Her classmates didn't quite know what to think of this delay. Some looked confused. Most looked bored. She noticed Alex, the kid who sat behind her and closest to the door, glancing worriedly at the clock on Mrs. Joanne's desk. He wanted to jump and run out of the room, but he hadn't presented yet. Rachel could only presume because he had nothing to present and his grade was bad enough as it was and didn't need an extra zero.
"Rachel?" Mrs. Joanne again. Rachel realized that she should start talking.
"William Shakespeare," she began, "is one of the most famous playwrights of all time. Although we revere him today as a master, he was not received so well in his own time. The theatre was frowned upon by many churches and men of wealth, and people wondered how a simple man from Stratford could write so…"
So she talked. And talked. And talked. Eleven twenty-eight, read Mrs. Joanne's clock. Eleven thirty…
"Rachel, could you please start wrapping up?" The entire room jolted as if Mrs. Joanne's words had snapped them out of a depression induced by Elizabethan Age facts ripped from Wikipedia. Rachel pulled her best surprised look.
"Oh, of course," she stuttered, looking abashed. How could Mrs. Joanne tire of this speech her student worked so hard on? asked her wide-eyed face. For the only reason she had written it was to please Mrs. Joanne, of course. How could she tire of William Shakespeare?
Mrs. Joanne watched from her desk as Rachel skipped a few pages. From the chair closest to the door, Alex's eyes were glued to the clock. Eleven thirty-two. Class got out in eight minutes. She could make it.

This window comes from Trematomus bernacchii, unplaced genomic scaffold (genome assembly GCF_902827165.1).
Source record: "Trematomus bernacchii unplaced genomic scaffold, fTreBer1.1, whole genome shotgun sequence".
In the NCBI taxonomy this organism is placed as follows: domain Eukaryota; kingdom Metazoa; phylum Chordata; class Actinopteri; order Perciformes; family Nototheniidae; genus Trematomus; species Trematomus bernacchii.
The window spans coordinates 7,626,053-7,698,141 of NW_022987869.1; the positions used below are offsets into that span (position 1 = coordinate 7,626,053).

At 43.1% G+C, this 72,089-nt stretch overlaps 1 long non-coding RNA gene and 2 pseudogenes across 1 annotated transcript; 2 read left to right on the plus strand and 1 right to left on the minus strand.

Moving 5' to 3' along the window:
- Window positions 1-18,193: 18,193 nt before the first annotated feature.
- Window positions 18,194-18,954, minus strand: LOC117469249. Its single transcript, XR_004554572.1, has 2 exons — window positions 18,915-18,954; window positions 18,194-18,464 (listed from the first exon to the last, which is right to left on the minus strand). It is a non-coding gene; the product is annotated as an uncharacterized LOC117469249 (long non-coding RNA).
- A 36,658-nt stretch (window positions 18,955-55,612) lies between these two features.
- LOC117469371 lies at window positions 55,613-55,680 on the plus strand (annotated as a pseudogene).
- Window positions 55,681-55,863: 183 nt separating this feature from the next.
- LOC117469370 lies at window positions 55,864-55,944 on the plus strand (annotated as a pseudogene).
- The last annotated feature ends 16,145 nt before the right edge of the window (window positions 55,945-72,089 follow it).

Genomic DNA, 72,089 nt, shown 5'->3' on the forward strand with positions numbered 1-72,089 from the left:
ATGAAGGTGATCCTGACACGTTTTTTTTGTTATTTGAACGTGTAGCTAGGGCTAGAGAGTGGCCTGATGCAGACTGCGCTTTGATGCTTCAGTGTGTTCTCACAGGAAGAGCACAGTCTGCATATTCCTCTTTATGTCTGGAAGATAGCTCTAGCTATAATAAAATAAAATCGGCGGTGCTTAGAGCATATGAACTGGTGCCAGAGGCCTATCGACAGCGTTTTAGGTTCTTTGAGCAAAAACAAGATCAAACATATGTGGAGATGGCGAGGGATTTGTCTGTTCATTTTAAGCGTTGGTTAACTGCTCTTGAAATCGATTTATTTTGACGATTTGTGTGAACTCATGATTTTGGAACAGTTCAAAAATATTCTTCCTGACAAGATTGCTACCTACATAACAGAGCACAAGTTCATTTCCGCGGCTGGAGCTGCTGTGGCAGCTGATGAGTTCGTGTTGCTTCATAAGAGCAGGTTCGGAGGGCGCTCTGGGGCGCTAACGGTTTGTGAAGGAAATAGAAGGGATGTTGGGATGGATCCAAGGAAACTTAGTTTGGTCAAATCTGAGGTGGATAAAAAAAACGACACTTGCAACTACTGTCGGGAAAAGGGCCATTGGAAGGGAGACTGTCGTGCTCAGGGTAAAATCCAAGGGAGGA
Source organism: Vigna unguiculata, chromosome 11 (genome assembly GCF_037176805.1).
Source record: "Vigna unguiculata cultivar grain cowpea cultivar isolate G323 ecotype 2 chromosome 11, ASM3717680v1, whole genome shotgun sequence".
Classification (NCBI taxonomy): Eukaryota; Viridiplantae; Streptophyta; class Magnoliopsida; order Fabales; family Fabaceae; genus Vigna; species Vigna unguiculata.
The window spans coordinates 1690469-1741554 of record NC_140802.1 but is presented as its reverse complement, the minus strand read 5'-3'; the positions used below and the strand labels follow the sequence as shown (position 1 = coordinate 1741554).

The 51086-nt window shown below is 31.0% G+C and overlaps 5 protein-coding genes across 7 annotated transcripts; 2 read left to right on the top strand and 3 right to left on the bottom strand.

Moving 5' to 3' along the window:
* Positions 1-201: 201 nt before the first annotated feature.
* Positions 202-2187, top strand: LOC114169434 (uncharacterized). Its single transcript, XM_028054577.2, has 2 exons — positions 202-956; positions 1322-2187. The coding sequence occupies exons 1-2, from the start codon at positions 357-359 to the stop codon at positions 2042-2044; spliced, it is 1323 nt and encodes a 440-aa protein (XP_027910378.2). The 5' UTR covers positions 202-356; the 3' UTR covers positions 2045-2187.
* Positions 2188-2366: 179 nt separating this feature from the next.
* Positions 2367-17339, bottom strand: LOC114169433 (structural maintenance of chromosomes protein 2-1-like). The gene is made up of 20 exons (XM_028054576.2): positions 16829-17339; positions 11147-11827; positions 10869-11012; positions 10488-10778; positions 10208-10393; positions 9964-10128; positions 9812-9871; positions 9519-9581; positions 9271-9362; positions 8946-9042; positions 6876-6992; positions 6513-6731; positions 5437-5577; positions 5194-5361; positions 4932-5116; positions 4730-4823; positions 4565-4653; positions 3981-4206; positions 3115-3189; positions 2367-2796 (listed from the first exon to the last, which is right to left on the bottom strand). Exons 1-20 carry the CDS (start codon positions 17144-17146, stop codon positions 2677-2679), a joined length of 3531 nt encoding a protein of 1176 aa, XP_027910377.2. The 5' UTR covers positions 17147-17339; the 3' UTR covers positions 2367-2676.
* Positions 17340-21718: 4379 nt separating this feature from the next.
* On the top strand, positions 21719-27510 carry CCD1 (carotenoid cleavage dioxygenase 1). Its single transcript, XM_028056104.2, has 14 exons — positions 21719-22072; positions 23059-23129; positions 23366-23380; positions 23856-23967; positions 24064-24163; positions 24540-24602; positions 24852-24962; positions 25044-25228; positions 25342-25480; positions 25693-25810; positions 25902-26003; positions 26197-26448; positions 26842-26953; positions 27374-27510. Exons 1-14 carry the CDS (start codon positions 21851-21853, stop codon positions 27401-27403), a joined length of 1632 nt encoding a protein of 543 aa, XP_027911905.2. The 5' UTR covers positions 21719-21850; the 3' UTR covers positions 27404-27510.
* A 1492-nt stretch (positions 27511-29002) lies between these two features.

"Um, okay," she started in a low voice, still shaken by Mrs. Joanne's harsh words, "Shakespeare's plays got slightly darker in theme with his age. This might've been partly due to the death of his only son at age eleven…"
Eleven thirty-eight. No way Mrs. Joanne could squeeze anyone else in. Rachel had successfully sucked up all class time with her ridiculously long speech.
"After his death, Shakespeare's works might never had been published if it wasn't for his rival playwright…"
Rachel trailed off and looked at the clock in confusion. It said eleven forty. The bell should've rung…
She almost slapped herself. Ten minutes! Stupid, stupid, she thought to herself.
Alex stared at the clock, trying to make time go faster. I'll finish it tonight, he probably thought, and give it to her tomorrow, and I'll get an A, which I need…
Rachel thought hard. What could she say? She had ten minutes (nine, as she looked at the clock again) and one paragraph left.
"All right, Rachel, I think—" Mrs. Joanne began.
"Wait," Alex's voice rang too loud in the silent room, and all eyes trained to him.
"Um," he said, startled by his own voice, which had spoken without his consent in desperation. He thought through what little information he had retained from Rachel's speech, "About that, uh, Globe Theatre, right? Weren't there, um, two?"
"Yeah," Rachel began, going with it, "The first one burned down to the ground, so they had to build a new one." Eleven forty-three, she thought.
The other students looked quizzically from Alex to Rachel, and then from Rachel to Mrs. Joanne, and then to the faces of other kids in the class. They began to whisper, to shrug their shoulders and crack their backs as bears do when waking from hibernation. Rachel smiled. She was close…
"Settle down, everyone," Mrs. Joanne said, "Alex, please don't interrupt, although Rachel was done. I believe it's your turn next—"
"Wait, Mrs. Joanne. Alex made me remember an important part I skipped," Rachel said, and before Mrs. Joanne could interrupt, she started again.
"Shakespeare's works were especially designed for the Globe Theatre…"
"Rachel, please, you've taken enough time," Mrs. Joanne said, "Alex, please." Mrs. Joanne motioned for him to go to the center of the room.
The lunch bell rang.
As if he had teleportation powers, Alex disappeeared through the door before Mrs. Joanne could say a word.
"You said you wanted a printed copy?" Rachel asked sweetly, handing her English teacher the bundle of papers.